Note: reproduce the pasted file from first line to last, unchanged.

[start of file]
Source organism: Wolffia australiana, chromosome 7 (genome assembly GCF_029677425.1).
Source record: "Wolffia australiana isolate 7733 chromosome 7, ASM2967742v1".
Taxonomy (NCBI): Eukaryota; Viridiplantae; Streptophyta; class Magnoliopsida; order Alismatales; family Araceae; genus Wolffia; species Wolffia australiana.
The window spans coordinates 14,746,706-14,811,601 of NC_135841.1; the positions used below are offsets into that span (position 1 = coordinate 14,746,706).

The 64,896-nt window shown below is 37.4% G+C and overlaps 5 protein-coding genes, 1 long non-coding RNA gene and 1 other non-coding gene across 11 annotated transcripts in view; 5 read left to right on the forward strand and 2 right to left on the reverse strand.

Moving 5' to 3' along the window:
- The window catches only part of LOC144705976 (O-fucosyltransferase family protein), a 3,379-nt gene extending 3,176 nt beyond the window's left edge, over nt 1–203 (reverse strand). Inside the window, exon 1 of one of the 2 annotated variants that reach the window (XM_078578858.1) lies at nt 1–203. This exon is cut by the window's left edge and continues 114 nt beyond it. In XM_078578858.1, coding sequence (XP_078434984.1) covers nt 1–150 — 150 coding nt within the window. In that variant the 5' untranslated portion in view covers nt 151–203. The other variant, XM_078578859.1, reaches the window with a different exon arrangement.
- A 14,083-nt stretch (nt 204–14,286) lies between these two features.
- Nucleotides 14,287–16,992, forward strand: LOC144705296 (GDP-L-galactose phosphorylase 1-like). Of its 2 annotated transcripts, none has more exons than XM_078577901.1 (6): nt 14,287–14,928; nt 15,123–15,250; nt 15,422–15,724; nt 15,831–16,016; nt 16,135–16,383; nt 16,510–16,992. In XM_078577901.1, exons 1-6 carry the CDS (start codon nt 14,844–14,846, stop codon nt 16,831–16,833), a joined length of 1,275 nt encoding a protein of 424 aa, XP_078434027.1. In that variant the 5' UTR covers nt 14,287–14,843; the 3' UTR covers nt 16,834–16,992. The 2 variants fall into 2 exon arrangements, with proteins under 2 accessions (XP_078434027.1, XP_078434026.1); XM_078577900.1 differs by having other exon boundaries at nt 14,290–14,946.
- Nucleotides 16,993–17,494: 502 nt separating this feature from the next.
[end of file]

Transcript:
Source organism: Wolffia australiana, chromosome 7 (genome assembly GCF_029677425.1).
Source record: "Wolffia australiana isolate 7733 chromosome 7, ASM2967742v1".
Taxonomy (NCBI): Eukaryota; Viridiplantae; Streptophyta; class Magnoliopsida; order Alismatales; family Araceae; genus Wolffia; species Wolffia australiana.
The window spans coordinates 14,746,706-14,811,601 of NC_135841.1; the positions used below are offsets into that span (position 1 = coordinate 14,746,706).

The 64,896-nt window shown below is 37.4% G+C and overlaps 5 protein-coding genes, 1 long non-coding RNA gene and 1 other non-coding gene across 11 annotated transcripts in view; 5 read left to right on the forward strand and 2 right to left on the reverse strand.

Moving 5' to 3' along the window:
- The window catches only part of LOC144705976 (O-fucosyltransferase family protein), a 3,379-nt gene extending 3,176 nt beyond the window's left edge, over nt 1–203 (reverse strand). Inside the window, exon 1 of one of the 2 annotated variants that reach the window (XM_078578858.1) lies at nt 1–203. This exon is cut by the window's left edge and continues 114 nt beyond it. In XM_078578858.1, coding sequence (XP_078434984.1) covers nt 1–150 — 150 coding nt within the window. In that variant the 5' untranslated portion in view covers nt 151–203. The other variant, XM_078578859.1, reaches the window with a different exon arrangement.
- A 14,083-nt stretch (nt 204–14,286) lies between these two features.
- Nucleotides 14,287–16,992, forward strand: LOC144705296 (GDP-L-galactose phosphorylase 1-like). Of its 2 annotated transcripts, none has more exons than XM_078577901.1 (6): nt 14,287–14,928; nt 15,123–15,250; nt 15,422–15,724; nt 15,831–16,016; nt 16,135–16,383; nt 16,510–16,992. In XM_078577901.1, exons 1-6 carry the CDS (start codon nt 14,844–14,846, stop codon nt 16,831–16,833), a joined length of 1,275 nt encoding a protein of 424 aa, XP_078434027.1. In that variant the 5' UTR covers nt 14,287–14,843; the 3' UTR covers nt 16,834–16,992. The 2 variants fall into 2 exon arrangements, with proteins under 2 accessions (XP_078434027.1, XP_078434026.1); XM_078577900.1 differs by having other exon boundaries at nt 14,290–14,946.
- Nucleotides 16,993–17,494: 502 nt separating this feature from the next.